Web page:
The shares of Apollo Education Group, Inc. jumped 2.24 percent to USD 29.94 today. The world’s largest private education providers reported financial results for the three and nine months that ended on May 31, 2014.
It recorded third quarter revenue of USD 799.9 million and diluted earnings per share of USD 0.59, or USD 0.76 excluding special items. Beating the average estimates of 66 cents per share, the company reported adjusted net income for the third quarter of 76 cents per share.
The new enrollments at the University of Phoenix slumped only 13 percent in the third quarter this year. Experts hold scholarships and a thrust on job-oriented curriculum responsible for the low numbers. They had fallen 16.5 percent in 2013 quarter.
“The enrollment in the quarter totaled 241,900, a 16% decline but ahead of the company’s forecast of 230,000 by August,” said the owner of University of Phoenix.
Greg Cappelli, Chief Executive Officer, Apollo Education Group, said, “We have made meaningful progress on our strategy to differentiate University of Phoenix and all of our institutions, diversify Apollo Education Group, and build a more efficient organization focused on operational excellence.”
He further said, “During the third quarter, we continued our plan to realign the University of Phoenix by implementing our college-based strategy and also completed the rollout of our new learning platform across the university. We further expanded our global network to South Africa and are now serving students on six continents through Apollo Global. Our teams are helping students ensure their education is linked to careers in growing areas and are working with employers to address their needs for access to high-quality talent with the most relevant job skills.”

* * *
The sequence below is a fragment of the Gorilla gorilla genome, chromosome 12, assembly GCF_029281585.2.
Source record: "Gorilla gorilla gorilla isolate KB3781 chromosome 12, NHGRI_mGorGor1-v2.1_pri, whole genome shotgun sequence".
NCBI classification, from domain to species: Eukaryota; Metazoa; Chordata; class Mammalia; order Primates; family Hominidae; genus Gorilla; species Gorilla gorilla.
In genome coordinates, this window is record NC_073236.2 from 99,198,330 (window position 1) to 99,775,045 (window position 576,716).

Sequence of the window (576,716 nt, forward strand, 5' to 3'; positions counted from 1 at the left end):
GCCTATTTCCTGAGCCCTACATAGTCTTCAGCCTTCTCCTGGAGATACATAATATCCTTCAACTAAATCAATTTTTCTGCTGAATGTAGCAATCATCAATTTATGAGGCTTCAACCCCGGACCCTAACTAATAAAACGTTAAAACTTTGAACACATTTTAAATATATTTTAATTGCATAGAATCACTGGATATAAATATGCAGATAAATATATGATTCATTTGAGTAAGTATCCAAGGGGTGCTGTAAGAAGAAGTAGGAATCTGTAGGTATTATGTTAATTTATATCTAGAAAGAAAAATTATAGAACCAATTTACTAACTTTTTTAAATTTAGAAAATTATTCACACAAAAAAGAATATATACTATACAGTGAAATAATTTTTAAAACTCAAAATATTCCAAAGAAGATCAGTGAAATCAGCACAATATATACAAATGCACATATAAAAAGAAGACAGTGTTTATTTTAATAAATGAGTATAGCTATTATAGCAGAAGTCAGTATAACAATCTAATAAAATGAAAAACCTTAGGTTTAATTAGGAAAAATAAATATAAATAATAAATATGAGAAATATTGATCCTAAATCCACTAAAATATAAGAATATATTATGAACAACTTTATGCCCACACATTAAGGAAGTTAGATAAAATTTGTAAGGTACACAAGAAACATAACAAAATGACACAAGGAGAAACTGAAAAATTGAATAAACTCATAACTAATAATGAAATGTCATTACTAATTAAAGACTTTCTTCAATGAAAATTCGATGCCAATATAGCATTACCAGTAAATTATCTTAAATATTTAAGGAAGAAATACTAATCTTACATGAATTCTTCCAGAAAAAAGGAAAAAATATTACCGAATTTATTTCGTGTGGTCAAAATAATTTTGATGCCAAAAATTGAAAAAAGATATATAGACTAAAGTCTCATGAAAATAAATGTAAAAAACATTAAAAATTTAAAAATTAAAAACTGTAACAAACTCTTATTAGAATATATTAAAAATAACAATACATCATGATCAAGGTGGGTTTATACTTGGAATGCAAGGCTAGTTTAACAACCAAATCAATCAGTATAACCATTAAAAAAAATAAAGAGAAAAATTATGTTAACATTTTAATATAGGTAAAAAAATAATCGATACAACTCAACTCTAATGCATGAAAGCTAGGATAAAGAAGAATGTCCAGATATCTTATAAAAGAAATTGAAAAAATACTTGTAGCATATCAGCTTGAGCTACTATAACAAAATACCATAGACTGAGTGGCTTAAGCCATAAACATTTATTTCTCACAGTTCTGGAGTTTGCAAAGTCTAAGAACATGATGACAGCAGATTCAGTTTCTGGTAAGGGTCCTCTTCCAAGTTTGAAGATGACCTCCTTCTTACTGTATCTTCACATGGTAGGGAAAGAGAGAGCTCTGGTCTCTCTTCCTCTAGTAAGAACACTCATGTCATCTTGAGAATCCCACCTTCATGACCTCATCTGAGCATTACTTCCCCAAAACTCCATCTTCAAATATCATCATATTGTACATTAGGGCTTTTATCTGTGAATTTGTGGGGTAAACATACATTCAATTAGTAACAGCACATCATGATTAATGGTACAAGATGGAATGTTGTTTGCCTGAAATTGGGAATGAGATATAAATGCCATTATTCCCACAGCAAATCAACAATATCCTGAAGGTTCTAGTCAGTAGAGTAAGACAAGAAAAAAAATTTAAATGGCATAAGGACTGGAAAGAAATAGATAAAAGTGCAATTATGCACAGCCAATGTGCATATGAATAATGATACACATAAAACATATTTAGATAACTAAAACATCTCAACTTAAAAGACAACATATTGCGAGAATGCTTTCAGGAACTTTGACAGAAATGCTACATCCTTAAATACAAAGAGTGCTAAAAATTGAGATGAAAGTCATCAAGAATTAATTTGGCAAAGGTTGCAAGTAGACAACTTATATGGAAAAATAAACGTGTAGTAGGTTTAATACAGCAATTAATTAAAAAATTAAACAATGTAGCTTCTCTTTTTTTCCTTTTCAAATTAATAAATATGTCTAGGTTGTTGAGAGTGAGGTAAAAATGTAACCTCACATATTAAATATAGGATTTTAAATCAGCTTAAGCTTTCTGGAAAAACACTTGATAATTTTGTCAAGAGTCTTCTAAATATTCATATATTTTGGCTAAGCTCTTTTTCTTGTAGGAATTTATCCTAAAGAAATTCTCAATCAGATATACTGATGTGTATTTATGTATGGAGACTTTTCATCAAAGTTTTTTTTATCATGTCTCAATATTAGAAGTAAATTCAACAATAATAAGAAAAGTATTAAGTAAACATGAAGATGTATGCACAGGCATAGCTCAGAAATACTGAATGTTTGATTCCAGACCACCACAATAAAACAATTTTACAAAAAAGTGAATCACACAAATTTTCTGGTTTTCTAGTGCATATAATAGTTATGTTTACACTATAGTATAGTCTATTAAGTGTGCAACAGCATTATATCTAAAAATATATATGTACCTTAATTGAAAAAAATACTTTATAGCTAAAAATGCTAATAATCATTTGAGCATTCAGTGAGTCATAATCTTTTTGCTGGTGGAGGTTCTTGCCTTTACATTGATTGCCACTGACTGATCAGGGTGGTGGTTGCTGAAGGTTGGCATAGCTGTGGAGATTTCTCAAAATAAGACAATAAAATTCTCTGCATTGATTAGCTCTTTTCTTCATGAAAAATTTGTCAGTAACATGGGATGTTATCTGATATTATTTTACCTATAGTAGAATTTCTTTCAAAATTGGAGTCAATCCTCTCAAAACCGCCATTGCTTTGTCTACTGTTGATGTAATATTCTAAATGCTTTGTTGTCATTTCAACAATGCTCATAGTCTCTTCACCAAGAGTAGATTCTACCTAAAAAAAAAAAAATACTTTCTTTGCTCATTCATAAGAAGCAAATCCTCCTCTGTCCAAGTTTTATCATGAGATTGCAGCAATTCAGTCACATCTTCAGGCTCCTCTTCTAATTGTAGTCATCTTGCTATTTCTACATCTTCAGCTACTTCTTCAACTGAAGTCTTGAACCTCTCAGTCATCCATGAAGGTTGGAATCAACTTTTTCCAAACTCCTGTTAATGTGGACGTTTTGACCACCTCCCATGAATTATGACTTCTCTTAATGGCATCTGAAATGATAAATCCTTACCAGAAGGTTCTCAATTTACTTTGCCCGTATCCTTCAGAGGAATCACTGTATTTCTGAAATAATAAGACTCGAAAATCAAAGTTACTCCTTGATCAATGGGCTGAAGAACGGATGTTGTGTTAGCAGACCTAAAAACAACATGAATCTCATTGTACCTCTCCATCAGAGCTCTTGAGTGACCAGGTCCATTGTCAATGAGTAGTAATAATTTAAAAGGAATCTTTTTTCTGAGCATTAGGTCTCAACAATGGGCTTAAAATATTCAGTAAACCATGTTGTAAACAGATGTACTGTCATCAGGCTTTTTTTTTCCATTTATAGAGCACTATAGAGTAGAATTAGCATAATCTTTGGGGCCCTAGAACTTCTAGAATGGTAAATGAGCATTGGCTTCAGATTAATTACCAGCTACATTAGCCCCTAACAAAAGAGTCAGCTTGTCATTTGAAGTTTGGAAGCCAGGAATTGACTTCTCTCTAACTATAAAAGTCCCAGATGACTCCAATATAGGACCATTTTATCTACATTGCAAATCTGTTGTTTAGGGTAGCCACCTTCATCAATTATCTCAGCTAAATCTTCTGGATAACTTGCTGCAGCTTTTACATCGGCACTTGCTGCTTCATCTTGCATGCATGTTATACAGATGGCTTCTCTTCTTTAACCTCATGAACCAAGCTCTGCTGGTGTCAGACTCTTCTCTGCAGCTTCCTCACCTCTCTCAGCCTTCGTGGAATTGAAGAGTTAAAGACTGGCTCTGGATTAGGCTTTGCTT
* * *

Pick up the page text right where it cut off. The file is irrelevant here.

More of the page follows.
“After a comprehensive national search, we are honored to have Tim Slottow in place as the new president of University of Phoenix, joining us from one of the world’s most respected higher education institutions. Tim shares our commitment to the mission of University of Phoenix, and to delivering a quality education that helps students achieve academic and personal success to meet their individual and professional goals,” Cappelli added.
The company’s net revenue for the third quarter 2014 of USD 799.9 million is comparatively lower than the financial results of 2013. It was USD 946.8 million for the third quarter 2013.
Results for the third quarter 2014:
- USD 16.2 million of contingent consideration charges and acquisition costs.
USD 14.9 million of restructuring and other charges.
- USD 4.1 million charge associated with legal matters.
- USD 11.2 million gain related to foreign indirect taxes following resolution with a taxing authority.
- Operating income was USD 137.1 million compared to USD 195.1 million in the third quarter 2013.
- Net income for the third quarter 2014 was USD 84.9 million or USD 0.76 per share. It was USD 119.1 million or USD 1.05 per share for the third quarter 2013.
Reasons for the positive outlook
According to the industry watchers, investors have started recognizing positive factors into the company, including earnings growth. The positive outlook in the market and building trust among the investors has helped drive up the company’s shares by a sharp 46.22 percent over the past year. The rise has exceeded that of the S&P 500 Index.
Apollo’s upcoming plans
Apollo is mulling over rolling out over 45 certificate programs this year in fields including business, education, IT and healthcare.
The company plans to boost its global presence through acquisitions to offset falling enrollments in the US. It gets about one-eighth of its revenue from outside the United States.
It has acquired 70 percent interest in Australia-based Open Colleges and an 81 percent interest in South Africa-based Milpark Education.
“International is growing and that is certainly helping to offset what is going on in the United States,” First Analysis Securities Corp analyst Corey Greendale said.
It has also cut jobs and shut down campuses to save costs in the United States.